JH: My favorite thing about being an editor is sending out acceptance emails to our contributors. Just this past week, I had the pleasure of accepting a story from a previously unpublished author who was thrilled that we wanted her work in IR. It’s nice to be the bearer of good news.
JL: What is the most challenging thing about being an editor (so far)?
JH: The most challenging part of being an editor is sorting the good-but-not-good-enough stories from the good-and-potentially-great stories when I read through slush. There are a lot of writers out there producing fine stories, but it’s often difficult to decide which stories are the real gems, the ones that will have staying power with readers.
JL: Who are some of your favorite established writers?
JH: I’ve been a fan of Michael Chabon for so long time that he seems too obvious as an answer. I love satire when it’s done well, and I think Gary Shteyngart is perhaps the best American satirist since Vonnegut. I’m also rather enamored with Haruki Murakami and Gabriel Garcia Marquez.
JL: Who are your favorite up-and-coming writers?
JH: Two authors whose work I greatly admire, and who have recently appeared or will soon appear in IR, are L. Annette Binder and Alissa Nutting, respectively. Their styles are very different, but both authors write stories that meet my above-mentioned criterion for a good story: they haunt me, and moments or lines from their stories come back to me when I least expect.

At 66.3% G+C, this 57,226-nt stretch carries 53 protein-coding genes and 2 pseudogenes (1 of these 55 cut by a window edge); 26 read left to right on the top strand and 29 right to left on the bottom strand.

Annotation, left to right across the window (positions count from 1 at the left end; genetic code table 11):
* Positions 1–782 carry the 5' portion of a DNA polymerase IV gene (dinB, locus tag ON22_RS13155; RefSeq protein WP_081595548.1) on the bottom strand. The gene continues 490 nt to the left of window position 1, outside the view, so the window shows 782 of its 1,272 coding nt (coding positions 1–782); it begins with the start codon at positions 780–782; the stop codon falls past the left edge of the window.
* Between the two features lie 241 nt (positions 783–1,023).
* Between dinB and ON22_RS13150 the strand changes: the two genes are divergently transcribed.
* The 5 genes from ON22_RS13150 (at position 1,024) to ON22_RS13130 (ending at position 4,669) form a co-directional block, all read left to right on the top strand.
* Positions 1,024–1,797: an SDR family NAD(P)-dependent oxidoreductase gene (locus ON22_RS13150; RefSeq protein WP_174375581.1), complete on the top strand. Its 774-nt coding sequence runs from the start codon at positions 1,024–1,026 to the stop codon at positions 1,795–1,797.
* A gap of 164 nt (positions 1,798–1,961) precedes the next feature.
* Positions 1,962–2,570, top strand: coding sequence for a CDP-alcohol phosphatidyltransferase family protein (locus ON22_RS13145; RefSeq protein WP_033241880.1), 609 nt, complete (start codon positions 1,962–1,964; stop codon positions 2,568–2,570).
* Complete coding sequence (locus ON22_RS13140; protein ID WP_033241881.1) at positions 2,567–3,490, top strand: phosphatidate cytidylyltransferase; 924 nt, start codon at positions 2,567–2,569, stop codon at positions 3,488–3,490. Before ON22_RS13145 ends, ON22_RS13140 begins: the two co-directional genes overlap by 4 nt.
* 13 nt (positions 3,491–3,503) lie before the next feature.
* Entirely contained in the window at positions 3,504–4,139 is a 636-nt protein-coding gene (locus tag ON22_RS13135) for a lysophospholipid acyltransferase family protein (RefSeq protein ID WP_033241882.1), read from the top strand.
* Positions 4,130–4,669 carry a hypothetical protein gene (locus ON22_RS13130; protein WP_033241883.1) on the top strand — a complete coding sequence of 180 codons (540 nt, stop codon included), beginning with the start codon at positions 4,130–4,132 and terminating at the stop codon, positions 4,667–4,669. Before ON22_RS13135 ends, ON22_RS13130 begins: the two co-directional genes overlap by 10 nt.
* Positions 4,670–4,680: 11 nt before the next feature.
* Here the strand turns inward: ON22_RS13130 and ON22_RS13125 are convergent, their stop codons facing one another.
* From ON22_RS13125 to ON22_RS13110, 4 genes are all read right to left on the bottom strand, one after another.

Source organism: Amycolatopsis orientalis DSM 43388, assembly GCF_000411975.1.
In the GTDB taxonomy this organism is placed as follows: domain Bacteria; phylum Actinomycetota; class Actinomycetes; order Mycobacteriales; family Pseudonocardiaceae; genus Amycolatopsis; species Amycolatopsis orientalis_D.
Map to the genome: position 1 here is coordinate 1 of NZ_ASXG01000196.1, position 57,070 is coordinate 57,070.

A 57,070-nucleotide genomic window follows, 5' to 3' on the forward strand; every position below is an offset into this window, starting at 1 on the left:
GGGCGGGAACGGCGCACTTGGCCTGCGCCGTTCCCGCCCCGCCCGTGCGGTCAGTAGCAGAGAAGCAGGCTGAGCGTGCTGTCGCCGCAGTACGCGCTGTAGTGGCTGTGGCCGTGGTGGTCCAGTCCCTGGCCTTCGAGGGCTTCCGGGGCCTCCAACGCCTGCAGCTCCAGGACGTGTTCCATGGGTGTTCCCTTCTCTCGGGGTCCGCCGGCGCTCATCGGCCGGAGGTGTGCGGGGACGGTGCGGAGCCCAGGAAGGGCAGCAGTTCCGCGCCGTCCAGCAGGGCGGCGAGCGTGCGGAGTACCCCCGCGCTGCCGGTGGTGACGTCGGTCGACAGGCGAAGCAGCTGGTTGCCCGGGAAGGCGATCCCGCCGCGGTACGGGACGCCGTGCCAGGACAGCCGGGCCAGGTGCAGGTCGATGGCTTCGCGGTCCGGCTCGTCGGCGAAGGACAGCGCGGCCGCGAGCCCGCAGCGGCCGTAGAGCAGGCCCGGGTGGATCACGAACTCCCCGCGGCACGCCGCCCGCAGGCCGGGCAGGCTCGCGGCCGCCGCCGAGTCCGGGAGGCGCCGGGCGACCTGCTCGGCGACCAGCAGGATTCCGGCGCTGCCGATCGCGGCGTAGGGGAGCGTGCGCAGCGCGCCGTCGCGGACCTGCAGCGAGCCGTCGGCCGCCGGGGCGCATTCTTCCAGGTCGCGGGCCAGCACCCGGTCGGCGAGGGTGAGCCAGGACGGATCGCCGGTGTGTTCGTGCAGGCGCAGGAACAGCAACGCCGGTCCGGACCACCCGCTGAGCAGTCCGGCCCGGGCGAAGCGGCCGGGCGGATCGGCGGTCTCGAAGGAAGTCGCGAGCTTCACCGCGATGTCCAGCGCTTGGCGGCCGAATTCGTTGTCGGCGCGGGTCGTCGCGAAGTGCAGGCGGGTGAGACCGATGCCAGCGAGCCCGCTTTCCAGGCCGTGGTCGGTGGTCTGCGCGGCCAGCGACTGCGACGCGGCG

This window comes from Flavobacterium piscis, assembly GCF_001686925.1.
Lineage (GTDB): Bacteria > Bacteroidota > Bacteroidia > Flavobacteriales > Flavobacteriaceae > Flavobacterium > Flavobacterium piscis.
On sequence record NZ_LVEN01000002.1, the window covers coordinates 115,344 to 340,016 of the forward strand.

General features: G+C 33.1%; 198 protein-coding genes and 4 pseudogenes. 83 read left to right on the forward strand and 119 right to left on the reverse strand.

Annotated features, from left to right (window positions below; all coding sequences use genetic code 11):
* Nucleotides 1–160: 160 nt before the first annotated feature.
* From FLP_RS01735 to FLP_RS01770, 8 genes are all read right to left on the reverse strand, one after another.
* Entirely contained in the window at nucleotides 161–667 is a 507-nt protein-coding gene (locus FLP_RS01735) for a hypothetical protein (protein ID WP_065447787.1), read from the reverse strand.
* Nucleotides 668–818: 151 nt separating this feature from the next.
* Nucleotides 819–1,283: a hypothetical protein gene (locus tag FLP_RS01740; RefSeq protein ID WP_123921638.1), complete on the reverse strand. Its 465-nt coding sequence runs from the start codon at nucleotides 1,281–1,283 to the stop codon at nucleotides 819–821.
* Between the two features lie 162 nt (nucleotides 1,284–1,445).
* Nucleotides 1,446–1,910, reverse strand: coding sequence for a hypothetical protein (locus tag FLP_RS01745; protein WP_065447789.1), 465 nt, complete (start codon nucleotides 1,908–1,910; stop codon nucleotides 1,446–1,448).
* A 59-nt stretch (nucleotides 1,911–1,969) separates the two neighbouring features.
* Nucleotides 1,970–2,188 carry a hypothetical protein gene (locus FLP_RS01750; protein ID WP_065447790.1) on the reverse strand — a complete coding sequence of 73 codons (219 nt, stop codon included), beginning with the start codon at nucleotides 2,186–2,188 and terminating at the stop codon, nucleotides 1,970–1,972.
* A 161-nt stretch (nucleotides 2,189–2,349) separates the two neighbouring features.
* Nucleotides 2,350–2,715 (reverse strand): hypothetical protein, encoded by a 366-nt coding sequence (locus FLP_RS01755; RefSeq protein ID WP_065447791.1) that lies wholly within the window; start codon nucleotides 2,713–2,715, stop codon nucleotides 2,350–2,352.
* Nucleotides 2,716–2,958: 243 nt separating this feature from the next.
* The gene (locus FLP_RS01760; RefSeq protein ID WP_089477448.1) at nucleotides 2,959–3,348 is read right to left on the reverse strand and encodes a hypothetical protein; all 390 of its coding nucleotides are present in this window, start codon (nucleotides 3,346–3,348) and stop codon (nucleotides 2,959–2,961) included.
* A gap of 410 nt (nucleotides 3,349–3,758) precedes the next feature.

JL: What are some of your favorite hobbies/things to do (unrelated to IR)?
JH: I spend a lot of time with my dog Topper. We chase squirrels, chew on sticks. And sometimes we do things he likes.
JL: If your life had a theme song, what do you think it would be (and why)?
JH: My life does have a theme song: AC/DC’s “For Those About to Rock (We Salute You).” Because I firmly believe that those about to rock should be saluted.
JL: What is on your reading wish list right now?
JH: Telegraph Avenue, Chabon’s newest has been on my desk since it came out. I’m itching to crack it open, but I want to wait until I have a solid day or two to devote to it. I find that he’s a writer who’s work is best when read in large chunks.
JL: How are you preparing for the apocalypse?
JH: Saluting those about to rock. I figure they’ll probably be in charge, post-apocalypse.
JL: If you were acting in a movie about a writer’s life, which writer would that be?
JH: Assuming the producers hire a good makeup artist, I would make a great Mark Twain. They’d just need to get the mustache right. Oh, and I’d probably need a voice coach to get his drawl down. And also maybe an irreverence and wit coach. But, yeah, I’d be a great Twain.
JL: If there was a movie being made about your life, who would you cast to play the role of you?
JH: Daniel Craig as the young me, Sean Connery as the old me.
This is the latest installment of Inside IR, a series of interviews with the good people here at Indiana Review. Visit us again in two weeks to learn a little more about what our Poetry Editor, Michael Mlekoday, has to say about poems, puns, and tater tot casserole.